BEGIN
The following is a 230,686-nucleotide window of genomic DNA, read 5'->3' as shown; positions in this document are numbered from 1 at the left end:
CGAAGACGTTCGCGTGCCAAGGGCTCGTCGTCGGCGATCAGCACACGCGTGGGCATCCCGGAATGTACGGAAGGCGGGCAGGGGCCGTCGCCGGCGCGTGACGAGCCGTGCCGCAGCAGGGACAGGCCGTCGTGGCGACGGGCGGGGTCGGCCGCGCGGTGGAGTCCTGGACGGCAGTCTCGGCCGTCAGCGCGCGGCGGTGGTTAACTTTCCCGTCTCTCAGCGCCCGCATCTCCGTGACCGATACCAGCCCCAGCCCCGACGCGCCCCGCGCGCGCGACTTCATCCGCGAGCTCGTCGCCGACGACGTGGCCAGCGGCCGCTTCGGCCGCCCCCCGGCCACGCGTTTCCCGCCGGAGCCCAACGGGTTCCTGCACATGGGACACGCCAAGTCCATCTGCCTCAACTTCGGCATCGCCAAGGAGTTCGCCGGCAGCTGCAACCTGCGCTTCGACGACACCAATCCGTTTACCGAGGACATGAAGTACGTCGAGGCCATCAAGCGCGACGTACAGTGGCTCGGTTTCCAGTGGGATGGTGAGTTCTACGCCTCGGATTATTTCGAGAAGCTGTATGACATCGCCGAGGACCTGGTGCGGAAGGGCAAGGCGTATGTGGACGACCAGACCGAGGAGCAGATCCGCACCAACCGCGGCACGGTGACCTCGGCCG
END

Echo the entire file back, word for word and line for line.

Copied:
The following is a 230,686-nucleotide window of genomic DNA, read 5'->3' as shown; positions in this document are numbered from 1 at the left end:
CGAAGACGTTCGCGTGCCAAGGGCTCGTCGTCGGCGATCAGCACACGCGTGGGCATCCCGGAATGTACGGAAGGCGGGCAGGGGCCGTCGCCGGCGCGTGACGAGCCGTGCCGCAGCAGGGACAGGCCGTCGTGGCGACGGGCGGGGTCGGCCGCGCGGTGGAGTCCTGGACGGCAGTCTCGGCCGTCAGCGCGCGGCGGTGGTTAACTTTCCCGTCTCTCAGCGCCCGCATCTCCGTGACCGATACCAGCCCCAGCCCCGACGCGCCCCGCGCGCGCGACTTCATCCGCGAGCTCGTCGCCGACGACGTGGCCAGCGGCCGCTTCGGCCGCCCCCCGGCCACGCGTTTCCCGCCGGAGCCCAACGGGTTCCTGCACATGGGACACGCCAAGTCCATCTGCCTCAACTTCGGCATCGCCAAGGAGTTCGCCGGCAGCTGCAACCTGCGCTTCGACGACACCAATCCGTTTACCGAGGACATGAAGTACGTCGAGGCCATCAAGCGCGACGTACAGTGGCTCGGTTTCCAGTGGGATGGTGAGTTCTACGCCTCGGATTATTTCGAGAAGCTGTATGACATCGCCGAGGACCTGGTGCGGAAGGGCAAGGCGTATGTGGACGACCAGACCGAGGAGCAGATCCGCACCAACCGCGGCACGGTGACCTCGGCCG